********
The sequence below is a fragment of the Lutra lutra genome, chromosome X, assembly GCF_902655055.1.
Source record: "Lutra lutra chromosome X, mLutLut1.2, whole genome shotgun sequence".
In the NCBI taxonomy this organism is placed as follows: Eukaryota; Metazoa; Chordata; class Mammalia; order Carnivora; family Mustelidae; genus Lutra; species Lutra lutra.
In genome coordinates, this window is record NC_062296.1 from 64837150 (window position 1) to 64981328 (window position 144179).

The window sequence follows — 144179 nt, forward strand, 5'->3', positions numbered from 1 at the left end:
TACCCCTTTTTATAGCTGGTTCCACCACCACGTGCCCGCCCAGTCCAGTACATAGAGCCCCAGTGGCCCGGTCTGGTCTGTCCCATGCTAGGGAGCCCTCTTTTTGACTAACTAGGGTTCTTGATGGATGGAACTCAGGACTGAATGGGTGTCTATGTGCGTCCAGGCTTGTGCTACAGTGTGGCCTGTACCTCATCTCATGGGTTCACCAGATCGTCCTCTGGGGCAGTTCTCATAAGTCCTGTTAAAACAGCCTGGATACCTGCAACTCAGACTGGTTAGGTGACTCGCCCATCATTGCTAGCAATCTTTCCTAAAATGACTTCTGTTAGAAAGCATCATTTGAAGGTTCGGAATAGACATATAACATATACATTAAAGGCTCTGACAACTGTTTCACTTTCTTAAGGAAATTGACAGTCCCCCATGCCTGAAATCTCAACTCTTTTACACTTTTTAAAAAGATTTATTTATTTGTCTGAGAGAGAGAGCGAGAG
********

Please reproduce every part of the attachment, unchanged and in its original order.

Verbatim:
The sequence below is a fragment of the Lutra lutra genome, chromosome X, assembly GCF_902655055.1.
Source record: "Lutra lutra chromosome X, mLutLut1.2, whole genome shotgun sequence".
In the NCBI taxonomy this organism is placed as follows: Eukaryota; Metazoa; Chordata; class Mammalia; order Carnivora; family Mustelidae; genus Lutra; species Lutra lutra.
In genome coordinates, this window is record NC_062296.1 from 64837150 (window position 1) to 64981328 (window position 144179).

The window sequence follows — 144179 nt, forward strand, 5'->3', positions numbered from 1 at the left end:
TACCCCTTTTTATAGCTGGTTCCACCACCACGTGCCCGCCCAGTCCAGTACATAGAGCCCCAGTGGCCCGGTCTGGTCTGTCCCATGCTAGGGAGCCCTCTTTTTGACTAACTAGGGTTCTTGATGGATGGAACTCAGGACTGAATGGGTGTCTATGTGCGTCCAGGCTTGTGCTACAGTGTGGCCTGTACCTCATCTCATGGGTTCACCAGATCGTCCTCTGGGGCAGTTCTCATAAGTCCTGTTAAAACAGCCTGGATACCTGCAACTCAGACTGGTTAGGTGACTCGCCCATCATTGCTAGCAATCTTTCCTAAAATGACTTCTGTTAGAAAGCATCATTTGAAGGTTCGGAATAGACATATAACATATACATTAAAGGCTCTGACAACTGTTTCACTTTCTTAAGGAAATTGACAGTCCCCCATGCCTGAAATCTCAACTCTTTTACACTTTTTAAAAAGATTTATTTATTTGTCTGAGAGAGAGAGCGAGAG